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In the suburbs of Vancouver, a team is working on what they think is humanity's best chance at clean, unlimited power, something we desperately need. A startup called General Fusion is building a nuclear fusion reactor and, if they succeed, it could mean the end of the fossil fuel era. Instead, we'd get our power from the same process that occurs in stars—at least, that's the dream.
Because of climate change, nuclear power—which produces no greenhouse gases—is looking more attractive. But the big problem is what to do with the radioactive waste left behind. Nuclear fusion promises to solve the problems of traditional fission power. Its fuel is abundant (seawater!), and it has a harmless helium byproduct. But until recently, the challenges of fusion seemed insurmountable. Now, big name investors like Jeff Bezos are lending a hand to General Fusion, which is attempting a whole new approach.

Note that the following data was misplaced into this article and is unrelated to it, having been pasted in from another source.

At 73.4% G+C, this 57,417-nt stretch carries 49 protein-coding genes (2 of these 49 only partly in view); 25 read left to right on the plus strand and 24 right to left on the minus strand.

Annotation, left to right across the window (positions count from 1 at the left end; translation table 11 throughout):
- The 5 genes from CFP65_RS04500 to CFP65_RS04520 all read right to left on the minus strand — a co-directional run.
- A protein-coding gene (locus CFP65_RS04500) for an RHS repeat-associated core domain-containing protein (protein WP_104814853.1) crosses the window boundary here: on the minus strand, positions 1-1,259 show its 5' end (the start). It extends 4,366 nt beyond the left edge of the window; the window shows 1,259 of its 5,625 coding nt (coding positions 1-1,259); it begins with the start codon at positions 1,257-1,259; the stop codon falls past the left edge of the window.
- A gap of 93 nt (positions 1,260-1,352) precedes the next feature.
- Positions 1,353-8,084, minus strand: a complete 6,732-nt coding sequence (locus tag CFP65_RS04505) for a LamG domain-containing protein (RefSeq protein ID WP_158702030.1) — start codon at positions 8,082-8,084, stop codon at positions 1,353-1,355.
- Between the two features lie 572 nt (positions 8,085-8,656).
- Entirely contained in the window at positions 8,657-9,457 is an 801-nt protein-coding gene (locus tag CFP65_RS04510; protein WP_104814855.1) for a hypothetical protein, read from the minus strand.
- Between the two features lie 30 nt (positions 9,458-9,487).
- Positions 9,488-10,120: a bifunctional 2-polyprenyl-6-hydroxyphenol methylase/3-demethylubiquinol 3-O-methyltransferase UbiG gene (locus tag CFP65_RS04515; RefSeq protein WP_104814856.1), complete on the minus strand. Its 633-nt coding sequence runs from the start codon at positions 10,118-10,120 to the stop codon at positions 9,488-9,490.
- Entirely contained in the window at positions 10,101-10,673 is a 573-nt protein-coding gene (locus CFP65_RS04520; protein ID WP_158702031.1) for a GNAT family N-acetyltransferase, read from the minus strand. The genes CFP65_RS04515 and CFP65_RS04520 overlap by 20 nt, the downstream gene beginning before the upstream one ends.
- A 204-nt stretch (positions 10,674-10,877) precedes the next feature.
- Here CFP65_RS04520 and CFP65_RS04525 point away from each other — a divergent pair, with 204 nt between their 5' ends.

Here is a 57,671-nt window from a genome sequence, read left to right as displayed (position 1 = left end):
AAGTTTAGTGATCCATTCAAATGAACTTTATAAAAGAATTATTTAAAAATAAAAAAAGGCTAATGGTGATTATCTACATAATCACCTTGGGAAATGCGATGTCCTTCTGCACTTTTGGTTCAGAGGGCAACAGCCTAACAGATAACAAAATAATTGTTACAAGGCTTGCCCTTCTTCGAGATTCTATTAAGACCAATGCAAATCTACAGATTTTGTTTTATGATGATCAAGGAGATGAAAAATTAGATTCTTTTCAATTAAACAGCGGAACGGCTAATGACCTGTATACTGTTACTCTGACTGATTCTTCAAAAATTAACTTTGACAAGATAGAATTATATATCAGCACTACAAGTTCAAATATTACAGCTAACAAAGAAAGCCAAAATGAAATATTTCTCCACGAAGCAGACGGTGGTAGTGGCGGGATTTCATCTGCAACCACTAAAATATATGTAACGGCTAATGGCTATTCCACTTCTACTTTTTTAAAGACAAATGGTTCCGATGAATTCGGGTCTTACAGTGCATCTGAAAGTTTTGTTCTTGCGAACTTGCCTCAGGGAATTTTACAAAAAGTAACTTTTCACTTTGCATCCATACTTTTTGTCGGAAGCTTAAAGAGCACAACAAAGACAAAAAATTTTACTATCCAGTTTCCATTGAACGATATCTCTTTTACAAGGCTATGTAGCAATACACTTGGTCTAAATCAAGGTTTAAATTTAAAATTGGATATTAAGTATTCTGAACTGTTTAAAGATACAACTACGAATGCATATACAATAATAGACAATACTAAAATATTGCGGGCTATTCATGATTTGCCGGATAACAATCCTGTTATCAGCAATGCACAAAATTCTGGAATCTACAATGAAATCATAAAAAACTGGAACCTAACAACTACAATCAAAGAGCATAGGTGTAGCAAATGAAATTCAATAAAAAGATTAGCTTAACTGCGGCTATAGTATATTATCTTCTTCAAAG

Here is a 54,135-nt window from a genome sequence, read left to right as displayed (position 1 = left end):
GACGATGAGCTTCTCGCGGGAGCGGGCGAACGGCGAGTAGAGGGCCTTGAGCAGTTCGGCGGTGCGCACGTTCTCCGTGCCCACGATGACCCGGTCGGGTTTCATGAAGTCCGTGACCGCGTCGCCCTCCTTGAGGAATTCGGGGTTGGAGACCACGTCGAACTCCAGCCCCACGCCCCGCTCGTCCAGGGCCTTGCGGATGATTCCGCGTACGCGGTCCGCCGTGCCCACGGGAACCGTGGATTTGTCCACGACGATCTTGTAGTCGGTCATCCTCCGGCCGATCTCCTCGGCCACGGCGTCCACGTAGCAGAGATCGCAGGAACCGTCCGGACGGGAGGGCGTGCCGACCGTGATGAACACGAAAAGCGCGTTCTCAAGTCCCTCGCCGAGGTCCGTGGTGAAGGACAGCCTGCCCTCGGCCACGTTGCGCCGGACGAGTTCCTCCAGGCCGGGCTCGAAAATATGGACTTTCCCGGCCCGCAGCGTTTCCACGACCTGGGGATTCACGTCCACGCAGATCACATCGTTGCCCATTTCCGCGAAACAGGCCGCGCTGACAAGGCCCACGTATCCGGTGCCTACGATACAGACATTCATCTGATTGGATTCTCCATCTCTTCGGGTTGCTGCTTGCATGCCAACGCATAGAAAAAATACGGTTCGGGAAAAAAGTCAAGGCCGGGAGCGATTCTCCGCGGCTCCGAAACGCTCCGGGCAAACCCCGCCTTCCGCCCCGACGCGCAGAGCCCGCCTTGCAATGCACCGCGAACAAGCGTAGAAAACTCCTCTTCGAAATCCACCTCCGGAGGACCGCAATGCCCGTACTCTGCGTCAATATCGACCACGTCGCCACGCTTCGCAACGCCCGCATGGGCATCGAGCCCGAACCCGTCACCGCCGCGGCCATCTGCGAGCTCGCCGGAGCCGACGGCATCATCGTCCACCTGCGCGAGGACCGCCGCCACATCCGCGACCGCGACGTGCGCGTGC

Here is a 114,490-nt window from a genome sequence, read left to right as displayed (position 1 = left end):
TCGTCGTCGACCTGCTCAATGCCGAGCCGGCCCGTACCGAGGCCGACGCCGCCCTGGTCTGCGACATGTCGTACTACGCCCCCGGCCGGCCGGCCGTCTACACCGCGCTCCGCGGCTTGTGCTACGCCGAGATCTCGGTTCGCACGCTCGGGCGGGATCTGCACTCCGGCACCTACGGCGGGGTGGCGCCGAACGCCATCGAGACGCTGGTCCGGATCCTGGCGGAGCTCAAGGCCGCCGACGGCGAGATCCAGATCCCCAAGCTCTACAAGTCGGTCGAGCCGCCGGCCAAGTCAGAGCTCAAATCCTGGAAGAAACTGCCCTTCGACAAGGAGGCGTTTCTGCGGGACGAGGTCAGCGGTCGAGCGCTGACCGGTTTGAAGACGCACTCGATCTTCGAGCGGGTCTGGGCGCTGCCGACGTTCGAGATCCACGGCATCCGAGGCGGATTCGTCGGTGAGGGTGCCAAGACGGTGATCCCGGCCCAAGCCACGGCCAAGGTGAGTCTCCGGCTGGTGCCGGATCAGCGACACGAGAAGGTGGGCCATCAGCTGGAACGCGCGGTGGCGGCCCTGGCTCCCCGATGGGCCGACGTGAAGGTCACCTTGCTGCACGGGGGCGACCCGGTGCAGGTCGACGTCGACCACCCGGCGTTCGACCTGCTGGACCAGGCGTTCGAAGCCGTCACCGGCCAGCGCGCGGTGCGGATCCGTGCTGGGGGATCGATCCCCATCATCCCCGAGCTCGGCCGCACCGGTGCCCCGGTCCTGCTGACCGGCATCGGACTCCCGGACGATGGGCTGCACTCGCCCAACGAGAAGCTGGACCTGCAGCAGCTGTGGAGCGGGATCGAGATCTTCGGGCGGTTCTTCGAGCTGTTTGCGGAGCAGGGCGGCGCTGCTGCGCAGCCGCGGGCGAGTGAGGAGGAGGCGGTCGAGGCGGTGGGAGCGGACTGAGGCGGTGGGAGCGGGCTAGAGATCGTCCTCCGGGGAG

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Unlike the nuclear fission that powers conventional reactors today, in which atoms are split apart, fusion power is generated when you smoosh two smaller atoms into a larger one inside a containment device. The math behind fusion says this reaction has to result in the loss of a bit of mass and, well, due to that little equation E=mc2, that mass turns into a lot of energy. Like, a ton.
Here's the rub: so far, all fusion solutions still require more power to run than they create. Overhead costs mean current experimental applications just aren't energy efficient enough to produce net power. So, fusion technology has a perpetual reputation for being decades away.